The Department of Energy's Solar Decathlon kicked off today in Washington on the National Mall, under inauspiciously dark rainy skies. In a press release announcing the competition, Department of Energy Secretary Steven Chu is quoted as saying, "The Solar Decathlon collegiate teams are showing how clean energy products and efficient building design can help families and businesses reduce energy use and save money...The event challenges talented students to become pioneers of clean energy technology and helps ensure that out nation remains competitive in the workforce of tomorrow."
Chu has reason to be hopeful that the competition pays off: The Department of Energy gives a $100,000 grant to each team just to participate in the Solar Decathlon, in addition to all the other costs of hosting and producing the competition. (Some of the other costs are offset by the myriad sponsors--from Lowe's to Pepco.)
The City College of New York's team proudly showed off their house to me this morning at the competition:
Teisha Villegas, a fifth year architecture student at CCNY, was a bit cagey with the details, but it looked nice inside! "I'm not sure," Villegas said when I asked how many kilowatts the 40 solar panels on the roof were bringing in today. "I haven't had a reading on a bright sunny day."
The house has the potential to bring in 8 kilowatts of energy (although not on a day like this).
When I asked how much the house cost, Villegas was again slow to reveal the details. "Not one of the cheap ones," she said, saying that since it was built in New York City it had to meet the city's strict codes. "I can't say the price tag because we're still negotiating with the affordability people." One element of the competition is to be able to build affordable green energy housing.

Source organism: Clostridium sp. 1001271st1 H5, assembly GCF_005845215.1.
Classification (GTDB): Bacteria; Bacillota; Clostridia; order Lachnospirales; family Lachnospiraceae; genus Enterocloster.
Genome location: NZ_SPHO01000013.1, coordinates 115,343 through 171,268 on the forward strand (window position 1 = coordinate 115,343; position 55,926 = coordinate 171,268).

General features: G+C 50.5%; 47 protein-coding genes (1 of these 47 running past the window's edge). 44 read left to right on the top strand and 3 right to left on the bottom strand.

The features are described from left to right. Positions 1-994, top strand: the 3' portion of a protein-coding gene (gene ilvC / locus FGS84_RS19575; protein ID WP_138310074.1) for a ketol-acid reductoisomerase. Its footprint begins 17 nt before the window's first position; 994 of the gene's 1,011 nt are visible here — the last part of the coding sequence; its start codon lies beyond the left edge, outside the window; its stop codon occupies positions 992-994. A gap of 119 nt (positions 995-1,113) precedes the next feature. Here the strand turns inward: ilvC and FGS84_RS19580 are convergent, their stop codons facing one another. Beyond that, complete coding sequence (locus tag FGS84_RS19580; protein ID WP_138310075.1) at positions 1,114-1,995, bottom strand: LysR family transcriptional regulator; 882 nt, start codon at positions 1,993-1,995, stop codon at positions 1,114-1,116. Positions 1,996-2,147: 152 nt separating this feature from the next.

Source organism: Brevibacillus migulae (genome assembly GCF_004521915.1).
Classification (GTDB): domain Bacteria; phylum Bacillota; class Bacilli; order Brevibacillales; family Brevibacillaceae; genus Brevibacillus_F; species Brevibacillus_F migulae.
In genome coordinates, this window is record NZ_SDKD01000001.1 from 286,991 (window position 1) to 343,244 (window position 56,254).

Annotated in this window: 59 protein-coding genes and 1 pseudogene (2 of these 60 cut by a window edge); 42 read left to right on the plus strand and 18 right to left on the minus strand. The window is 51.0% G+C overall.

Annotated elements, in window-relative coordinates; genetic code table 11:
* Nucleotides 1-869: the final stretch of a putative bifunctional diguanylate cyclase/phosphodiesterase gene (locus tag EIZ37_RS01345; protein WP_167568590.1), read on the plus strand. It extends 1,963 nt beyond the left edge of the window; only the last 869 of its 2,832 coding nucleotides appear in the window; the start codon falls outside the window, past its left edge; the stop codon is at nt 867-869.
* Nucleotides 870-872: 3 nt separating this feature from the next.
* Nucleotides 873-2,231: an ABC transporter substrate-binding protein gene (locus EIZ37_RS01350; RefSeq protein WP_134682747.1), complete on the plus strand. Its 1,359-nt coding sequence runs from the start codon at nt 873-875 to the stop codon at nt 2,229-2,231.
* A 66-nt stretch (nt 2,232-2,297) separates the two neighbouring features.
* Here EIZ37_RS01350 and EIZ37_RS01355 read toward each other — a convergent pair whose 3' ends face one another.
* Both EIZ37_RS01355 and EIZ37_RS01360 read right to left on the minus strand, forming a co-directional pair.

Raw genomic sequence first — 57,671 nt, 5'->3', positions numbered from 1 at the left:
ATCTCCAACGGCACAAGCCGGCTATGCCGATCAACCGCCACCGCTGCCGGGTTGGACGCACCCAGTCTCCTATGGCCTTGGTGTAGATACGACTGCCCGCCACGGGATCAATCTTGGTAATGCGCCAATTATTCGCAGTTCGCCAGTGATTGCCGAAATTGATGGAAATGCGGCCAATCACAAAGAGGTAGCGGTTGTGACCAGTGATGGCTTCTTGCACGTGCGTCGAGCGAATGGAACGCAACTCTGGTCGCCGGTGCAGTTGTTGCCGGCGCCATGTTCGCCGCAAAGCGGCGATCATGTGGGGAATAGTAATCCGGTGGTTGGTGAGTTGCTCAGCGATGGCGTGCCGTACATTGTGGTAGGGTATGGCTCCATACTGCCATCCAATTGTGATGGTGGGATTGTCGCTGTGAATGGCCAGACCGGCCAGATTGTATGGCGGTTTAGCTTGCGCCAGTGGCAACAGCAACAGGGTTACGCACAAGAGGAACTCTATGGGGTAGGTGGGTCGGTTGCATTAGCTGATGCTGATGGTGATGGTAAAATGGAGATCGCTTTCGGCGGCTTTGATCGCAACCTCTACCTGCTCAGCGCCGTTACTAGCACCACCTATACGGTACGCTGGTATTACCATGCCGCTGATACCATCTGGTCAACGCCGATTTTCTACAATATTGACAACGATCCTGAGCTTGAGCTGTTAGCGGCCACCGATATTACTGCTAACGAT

Finally, Villegas conceded the price tag came to about $450,000, "which is just parts" since CCNY students did all the labor. Another student from the same team, Yinery Baez, also a fifth year architecture student, said that $500,000 is a more accurate figure, but that they believe the price could be dropped to about $300,000 if it were ever to be mass produced.
Depending on who you asked, the square footage of the home is either 650 (Villegas) or 750 (Baez).
Since the Department of Energy only picks up $100,000, I wondered how the college teams were able to pick up the rest of the costs. For the CCNY team, they are fortunate enough to have generous benefactors, including the Spitzer family (of which former governor Eliot Spitzer is the most famous member).
Villegas shows off the CCNY home's Murphy bed to soggy onlookers:
The Department of Energy's press release ends by saying, "The Solar Decathlon also provides participating students with hands-on experience and unique training that prepares them to enter our nation's clean energy workforce, supporting the Obama Administration's goal of transitioning to a clean energy economy while saving families and business money." But while there might not be many clean energy jobs for these students to get after graduation, this program must surely be a cheaper alternative to investing in solar energy than Solyndra was for the Obama administration--both in terms of capital and political capital.
The scene this morning at the Solar Decathlon competition on the National Mall: